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State v. Mashek

Court of Appeals of Washington, Division 2

November 13, 2013

STATE of Washington, Appellant,
v.
Roberta D. MASHEK, Respondent.

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[Copyrighted Material Omitted]

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Gerald R. Fuller, Grays Harbor Co. Pros. Ofc., Montesano, WA, for Appellants.

Lise Ellner, Attorney at Law, Vashon, WA, for Respondents.

BJORGEN, J.

[177 Wn.App. 752] ¶ 1 The State appeals the trial court's dismissal of a felony driving under the influence of alcohol (DUI) charge against Roberta D. Mashek under RCW 46.61.502(6).[1] The State argues that (1) the trial court erred when it concluded that the State failed to comply with the 15-minute observation requirement under RCW 46.61.506(4)(a)(ii) and (iii) before administering Mashek's breath alcohol test, (2) the trial court erred when it concluded that Mashek's 1994 DUI assault conviction under former RCW 46.61.522(1)(b) (1983) was not a prior vehicular assault DUI conviction for the purposes of RCW 46.61.502(6) and dismissed the felony DUI charge, and (3) the trial court abused its discretion when it granted Mashek's motion to prohibit the State's proposed drug recognition expert from testifying about field sobriety tests.

¶ 2 We hold that the trial court erroneously required continuous visual observation of the subject of a breath [177 Wn.App. 753] alcohol test under

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RCW 46.61.506(4)(a)(ii) and (iii). Therefore, we reverse and remand for the trial court to determine whether the State complied with RCW 46.61.506(4) (a)(ii) and (iii) in accordance with this opinion. We also reverse the trial court's dismissal of the felony DUI charge and remand for further proceedings. Finally, we affirm the trial court's exclusion of the State's proposed drug recognition expert.

FACTS

¶ 3 On February 6, 2011, at around 9:00 pm, Deputy Sheriff Jason Wecker observed a car driving toward his patrol vehicle in the middle turn lane down Main Street in Elma, Washington. The car drove through an intersection without turning and swerved into the lane of oncoming traffic directly toward Wecker, who had to turn to the right to avoid hitting the car.

¶ 4 Wecker pulled the car over. He contacted the car's driver, Mashek, and noticed that her eyes were red and droopy and he smelled intoxicants coining from her car. Mashek consented to perform standardized field sobriety tests. After Mashek performed the tests, Wecker concluded that she was intoxicated, arrested her for DUI, and read her Miranda [2] rights. After speaking with her attorney, Mashek consented to undergo a breath alcohol test.

¶ 5 In order for a breath alcohol test to be admissible in a prosecution for DUI, the State must present, among other elements, prima facie evidence that the person being tested did not vomit, eat, drink, smoke, or have any foreign substances in her mouth for 15 minutes before the test. RCW 46.61.506(4)(a)(ii), (iii). During the 15 minutes before the test, Mashek was seated at a table in the testing room with Wecker, who sat directly across from her for the majority of that time. Before the 15-minute period began, Wecker asked Mashek if she had any foreign substances in [177 Wn.App. 754] her mouth, and she replied that she had a tongue ring, which she subsequently removed. Wecker did not observe Mashek eating, drinking, or smoking and there was no food or drink in the room during the 15-minute period, but Mashek had an electronic cigarette and some mints that Wecker did not take from her during his search. The process leading up to Mashek's test was videotaped, and the videotape revealed that Wecker did not visually observe Mashek for a 3-minute period during the 15 minutes leading up to the breath test because his body was positioned away from her while he was setting up the testing machine.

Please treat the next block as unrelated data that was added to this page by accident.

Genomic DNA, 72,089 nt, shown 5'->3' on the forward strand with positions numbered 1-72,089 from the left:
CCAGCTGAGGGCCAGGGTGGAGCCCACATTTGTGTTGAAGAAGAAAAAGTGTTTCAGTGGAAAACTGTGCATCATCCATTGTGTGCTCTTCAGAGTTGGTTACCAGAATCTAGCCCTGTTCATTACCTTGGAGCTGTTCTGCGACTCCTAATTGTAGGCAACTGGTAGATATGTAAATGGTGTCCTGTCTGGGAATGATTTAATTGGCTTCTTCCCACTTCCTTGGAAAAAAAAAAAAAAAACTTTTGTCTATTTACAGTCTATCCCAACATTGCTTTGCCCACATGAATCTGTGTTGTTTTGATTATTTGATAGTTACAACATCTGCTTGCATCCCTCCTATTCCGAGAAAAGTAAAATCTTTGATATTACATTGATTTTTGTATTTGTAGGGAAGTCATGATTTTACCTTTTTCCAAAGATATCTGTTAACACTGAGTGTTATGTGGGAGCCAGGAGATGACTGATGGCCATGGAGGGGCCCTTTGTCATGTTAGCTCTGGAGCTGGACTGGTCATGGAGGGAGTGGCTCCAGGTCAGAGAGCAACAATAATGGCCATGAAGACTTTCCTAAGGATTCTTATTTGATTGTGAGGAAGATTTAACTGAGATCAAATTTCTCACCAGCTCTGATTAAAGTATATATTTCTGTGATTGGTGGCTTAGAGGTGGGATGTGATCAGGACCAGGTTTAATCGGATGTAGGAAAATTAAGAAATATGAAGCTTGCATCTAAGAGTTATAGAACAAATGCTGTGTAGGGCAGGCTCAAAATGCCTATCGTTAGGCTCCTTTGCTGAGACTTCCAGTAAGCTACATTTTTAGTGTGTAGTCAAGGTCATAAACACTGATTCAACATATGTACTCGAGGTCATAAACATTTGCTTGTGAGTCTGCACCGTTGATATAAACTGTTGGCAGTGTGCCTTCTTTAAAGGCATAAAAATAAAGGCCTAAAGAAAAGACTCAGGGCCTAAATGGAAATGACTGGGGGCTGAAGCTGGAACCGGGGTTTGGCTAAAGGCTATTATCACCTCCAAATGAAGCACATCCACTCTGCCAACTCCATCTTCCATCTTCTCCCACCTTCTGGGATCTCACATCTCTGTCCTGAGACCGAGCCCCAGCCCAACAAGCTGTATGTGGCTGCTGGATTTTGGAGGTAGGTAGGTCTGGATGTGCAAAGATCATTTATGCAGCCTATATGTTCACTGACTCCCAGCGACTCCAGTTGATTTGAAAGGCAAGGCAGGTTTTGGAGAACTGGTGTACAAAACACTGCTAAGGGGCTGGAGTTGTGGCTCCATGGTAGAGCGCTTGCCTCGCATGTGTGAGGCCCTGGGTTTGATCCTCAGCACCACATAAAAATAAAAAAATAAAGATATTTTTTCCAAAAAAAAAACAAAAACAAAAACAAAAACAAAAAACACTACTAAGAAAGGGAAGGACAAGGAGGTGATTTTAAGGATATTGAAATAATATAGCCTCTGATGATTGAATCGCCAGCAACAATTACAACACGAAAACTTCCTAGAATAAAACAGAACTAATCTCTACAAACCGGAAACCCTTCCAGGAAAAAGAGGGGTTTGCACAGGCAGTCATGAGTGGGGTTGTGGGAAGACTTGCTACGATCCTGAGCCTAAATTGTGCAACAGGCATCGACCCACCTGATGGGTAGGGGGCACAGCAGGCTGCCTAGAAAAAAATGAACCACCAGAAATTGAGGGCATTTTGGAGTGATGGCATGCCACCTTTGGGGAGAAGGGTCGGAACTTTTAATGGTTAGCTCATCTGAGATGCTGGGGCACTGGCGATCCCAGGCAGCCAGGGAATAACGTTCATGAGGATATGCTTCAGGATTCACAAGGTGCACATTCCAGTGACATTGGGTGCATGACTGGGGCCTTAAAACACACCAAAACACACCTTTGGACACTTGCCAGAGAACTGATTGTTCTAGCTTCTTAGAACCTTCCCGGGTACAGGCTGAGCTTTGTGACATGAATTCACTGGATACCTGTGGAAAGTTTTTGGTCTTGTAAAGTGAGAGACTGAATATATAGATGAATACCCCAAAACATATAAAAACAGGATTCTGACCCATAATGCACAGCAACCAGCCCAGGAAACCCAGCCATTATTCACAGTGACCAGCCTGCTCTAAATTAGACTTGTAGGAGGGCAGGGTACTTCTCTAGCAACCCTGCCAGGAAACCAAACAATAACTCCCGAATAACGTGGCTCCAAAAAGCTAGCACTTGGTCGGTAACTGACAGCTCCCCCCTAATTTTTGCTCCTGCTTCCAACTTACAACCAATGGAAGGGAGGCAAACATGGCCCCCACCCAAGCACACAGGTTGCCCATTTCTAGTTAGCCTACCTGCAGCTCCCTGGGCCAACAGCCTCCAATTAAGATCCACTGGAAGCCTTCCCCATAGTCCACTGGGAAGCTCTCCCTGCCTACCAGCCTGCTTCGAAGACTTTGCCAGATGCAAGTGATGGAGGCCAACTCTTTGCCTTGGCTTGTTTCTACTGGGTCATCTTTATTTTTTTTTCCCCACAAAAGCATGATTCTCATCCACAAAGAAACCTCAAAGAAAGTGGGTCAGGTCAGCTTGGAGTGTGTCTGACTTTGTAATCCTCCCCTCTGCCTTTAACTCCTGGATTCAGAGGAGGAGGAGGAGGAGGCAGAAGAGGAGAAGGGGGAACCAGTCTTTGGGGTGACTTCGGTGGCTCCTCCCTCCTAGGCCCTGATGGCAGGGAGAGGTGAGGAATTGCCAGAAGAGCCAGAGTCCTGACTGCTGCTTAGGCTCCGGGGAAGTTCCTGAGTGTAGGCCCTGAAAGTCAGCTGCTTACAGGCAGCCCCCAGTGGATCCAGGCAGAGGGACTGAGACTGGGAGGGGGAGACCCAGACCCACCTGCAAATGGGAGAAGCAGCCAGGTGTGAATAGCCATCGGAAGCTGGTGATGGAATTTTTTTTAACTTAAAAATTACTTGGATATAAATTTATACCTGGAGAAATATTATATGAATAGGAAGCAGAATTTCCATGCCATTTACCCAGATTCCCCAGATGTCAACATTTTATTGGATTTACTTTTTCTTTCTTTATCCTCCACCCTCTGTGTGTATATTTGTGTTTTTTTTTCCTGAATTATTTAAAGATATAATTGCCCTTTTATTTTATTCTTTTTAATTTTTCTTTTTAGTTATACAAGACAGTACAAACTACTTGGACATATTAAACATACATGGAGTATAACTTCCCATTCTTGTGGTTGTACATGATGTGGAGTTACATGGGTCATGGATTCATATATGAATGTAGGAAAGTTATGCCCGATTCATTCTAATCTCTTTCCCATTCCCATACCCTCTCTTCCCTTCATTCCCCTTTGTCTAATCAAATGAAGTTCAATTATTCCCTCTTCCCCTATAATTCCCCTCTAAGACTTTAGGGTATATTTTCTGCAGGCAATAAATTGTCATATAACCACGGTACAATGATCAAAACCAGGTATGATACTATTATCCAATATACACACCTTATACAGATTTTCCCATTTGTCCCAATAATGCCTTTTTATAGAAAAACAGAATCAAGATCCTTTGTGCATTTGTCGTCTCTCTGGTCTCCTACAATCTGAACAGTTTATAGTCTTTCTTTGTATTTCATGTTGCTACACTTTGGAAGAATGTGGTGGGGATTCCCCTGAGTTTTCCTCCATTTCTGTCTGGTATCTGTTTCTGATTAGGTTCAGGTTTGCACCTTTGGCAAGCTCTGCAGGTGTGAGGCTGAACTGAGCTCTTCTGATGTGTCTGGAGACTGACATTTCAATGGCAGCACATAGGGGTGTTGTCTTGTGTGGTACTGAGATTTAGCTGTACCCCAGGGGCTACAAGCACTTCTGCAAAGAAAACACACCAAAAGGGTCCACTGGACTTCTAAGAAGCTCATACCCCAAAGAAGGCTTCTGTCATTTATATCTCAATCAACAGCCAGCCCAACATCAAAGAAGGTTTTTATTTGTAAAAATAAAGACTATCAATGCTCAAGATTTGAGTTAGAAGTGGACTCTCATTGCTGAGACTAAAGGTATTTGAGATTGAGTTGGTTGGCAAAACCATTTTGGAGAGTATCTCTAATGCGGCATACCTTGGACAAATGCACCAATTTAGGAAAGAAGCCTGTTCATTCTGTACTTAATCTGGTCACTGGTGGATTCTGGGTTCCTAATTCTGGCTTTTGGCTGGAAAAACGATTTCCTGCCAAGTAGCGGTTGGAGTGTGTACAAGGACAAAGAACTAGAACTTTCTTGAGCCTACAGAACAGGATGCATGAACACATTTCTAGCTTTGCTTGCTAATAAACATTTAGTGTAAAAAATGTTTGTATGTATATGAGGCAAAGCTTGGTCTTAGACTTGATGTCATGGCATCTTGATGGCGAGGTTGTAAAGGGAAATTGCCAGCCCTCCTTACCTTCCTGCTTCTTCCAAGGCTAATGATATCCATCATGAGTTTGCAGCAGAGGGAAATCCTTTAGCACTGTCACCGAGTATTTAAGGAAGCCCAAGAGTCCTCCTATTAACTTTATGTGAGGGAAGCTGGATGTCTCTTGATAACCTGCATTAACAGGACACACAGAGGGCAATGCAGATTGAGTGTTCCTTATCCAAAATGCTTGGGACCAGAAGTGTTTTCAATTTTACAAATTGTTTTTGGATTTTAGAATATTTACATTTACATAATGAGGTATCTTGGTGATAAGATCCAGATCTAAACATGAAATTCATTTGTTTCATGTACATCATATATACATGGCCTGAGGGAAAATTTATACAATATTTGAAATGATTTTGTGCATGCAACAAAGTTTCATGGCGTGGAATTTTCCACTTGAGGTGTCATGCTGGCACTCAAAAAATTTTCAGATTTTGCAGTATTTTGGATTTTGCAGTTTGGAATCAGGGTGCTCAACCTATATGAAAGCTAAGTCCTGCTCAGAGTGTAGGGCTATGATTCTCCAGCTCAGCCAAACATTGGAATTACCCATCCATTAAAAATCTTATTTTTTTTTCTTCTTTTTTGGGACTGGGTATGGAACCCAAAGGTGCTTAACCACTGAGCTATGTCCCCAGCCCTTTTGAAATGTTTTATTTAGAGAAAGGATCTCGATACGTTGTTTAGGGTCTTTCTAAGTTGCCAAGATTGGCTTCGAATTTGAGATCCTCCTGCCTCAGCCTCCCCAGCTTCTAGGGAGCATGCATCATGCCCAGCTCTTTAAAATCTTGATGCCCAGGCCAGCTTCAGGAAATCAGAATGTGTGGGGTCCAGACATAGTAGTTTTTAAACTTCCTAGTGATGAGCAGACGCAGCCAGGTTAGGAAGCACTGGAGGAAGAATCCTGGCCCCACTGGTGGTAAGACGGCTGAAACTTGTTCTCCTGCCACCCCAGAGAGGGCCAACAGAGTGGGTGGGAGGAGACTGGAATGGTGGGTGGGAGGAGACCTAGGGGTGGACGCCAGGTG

¶ 6 Wecker administered two tests. The first showed a blood alcohol level of .118 grams per milliliter, and the second showed a blood alcohol level of .116 grams per milliliter. The State charged Mashek with felony DUI, RCW 46.61.502(6),[3] because she had been convicted of vehicular assault DUI under former RCW 46.61.522(1)(b) in 1994.

¶ 7 Mashek moved to suppress the results of the breath alcohol test because Wecker failed to visually observe her for part of the 15-minute period preceding the test.[4] She

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argued that she put her head below the desk where Wecker [177 Wn.App. 755] could not see her and that Wecker failed to subsequently check her mouth. Mashek also argued that there were multiple occasions on which she put her hands to her mouth and face and Wecker did not see her. The trial court granted the motion to suppress the results of the breath alcohol test. Although the trial court found that " [d]uring the observation period, Ms. Mashek did not put any foreign substances into her mouth," it concluded that Wecker failed to comply with RCW 46.61.506(4)(a) because he did not observe Mashek for a 3-minute span of the 15-minute period, and, thus, the results of the breath alcohol test were not admissible at trial.